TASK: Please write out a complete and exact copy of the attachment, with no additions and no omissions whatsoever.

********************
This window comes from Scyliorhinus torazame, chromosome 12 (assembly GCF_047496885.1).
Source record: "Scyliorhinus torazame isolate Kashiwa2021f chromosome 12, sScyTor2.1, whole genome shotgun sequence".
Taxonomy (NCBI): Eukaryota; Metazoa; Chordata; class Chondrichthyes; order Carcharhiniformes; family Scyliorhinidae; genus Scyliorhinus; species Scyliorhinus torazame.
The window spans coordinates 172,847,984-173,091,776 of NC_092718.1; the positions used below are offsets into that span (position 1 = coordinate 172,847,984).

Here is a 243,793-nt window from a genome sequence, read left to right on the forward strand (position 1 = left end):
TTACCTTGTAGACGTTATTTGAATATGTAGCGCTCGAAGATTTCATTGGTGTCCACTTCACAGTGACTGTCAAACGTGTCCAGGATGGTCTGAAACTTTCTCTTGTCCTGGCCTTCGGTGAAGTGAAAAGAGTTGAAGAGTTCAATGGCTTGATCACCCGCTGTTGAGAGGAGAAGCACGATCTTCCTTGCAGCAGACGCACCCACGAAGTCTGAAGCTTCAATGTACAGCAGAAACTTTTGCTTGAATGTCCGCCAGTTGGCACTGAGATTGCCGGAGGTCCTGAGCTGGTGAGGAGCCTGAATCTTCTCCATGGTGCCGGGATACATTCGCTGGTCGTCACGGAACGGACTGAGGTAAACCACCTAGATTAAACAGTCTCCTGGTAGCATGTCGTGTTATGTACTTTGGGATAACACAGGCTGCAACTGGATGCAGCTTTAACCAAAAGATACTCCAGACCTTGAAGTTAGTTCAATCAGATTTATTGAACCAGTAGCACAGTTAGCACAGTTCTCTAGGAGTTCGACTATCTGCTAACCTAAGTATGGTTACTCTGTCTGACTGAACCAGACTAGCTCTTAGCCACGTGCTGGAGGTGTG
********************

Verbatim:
This window comes from Scyliorhinus torazame, chromosome 12 (assembly GCF_047496885.1).
Source record: "Scyliorhinus torazame isolate Kashiwa2021f chromosome 12, sScyTor2.1, whole genome shotgun sequence".
Taxonomy (NCBI): Eukaryota; Metazoa; Chordata; class Chondrichthyes; order Carcharhiniformes; family Scyliorhinidae; genus Scyliorhinus; species Scyliorhinus torazame.
The window spans coordinates 172,847,984-173,091,776 of NC_092718.1; the positions used below are offsets into that span (position 1 = coordinate 172,847,984).

Here is a 243,793-nt window from a genome sequence, read left to right on the forward strand (position 1 = left end):
TTACCTTGTAGACGTTATTTGAATATGTAGCGCTCGAAGATTTCATTGGTGTCCACTTCACAGTGACTGTCAAACGTGTCCAGGATGGTCTGAAACTTTCTCTTGTCCTGGCCTTCGGTGAAGTGAAAAGAGTTGAAGAGTTCAATGGCTTGATCACCCGCTGTTGAGAGGAGAAGCACGATCTTCCTTGCAGCAGACGCACCCACGAAGTCTGAAGCTTCAATGTACAGCAGAAACTTTTGCTTGAATGTCCGCCAGTTGGCACTGAGATTGCCGGAGGTCCTGAGCTGGTGAGGAGCCTGAATCTTCTCCATGGTGCCGGGATACATTCGCTGGTCGTCACGGAACGGACTGAGGTAAACCACCTAGATTAAACAGTCTCCTGGTAGCATGTCGTGTTATGTACTTTGGGATAACACAGGCTGCAACTGGATGCAGCTTTAACCAAAAGATACTCCAGACCTTGAAGTTAGTTCAATCAGATTTATTGAACCAGTAGCACAGTTAGCACAGTTCTCTAGGAGTTCGACTATCTGCTAACCTAAGTATGGTTACTCTGTCTGACTGAACCAGACTAGCTCTTAGCCACGTGCTGGAGGTGTG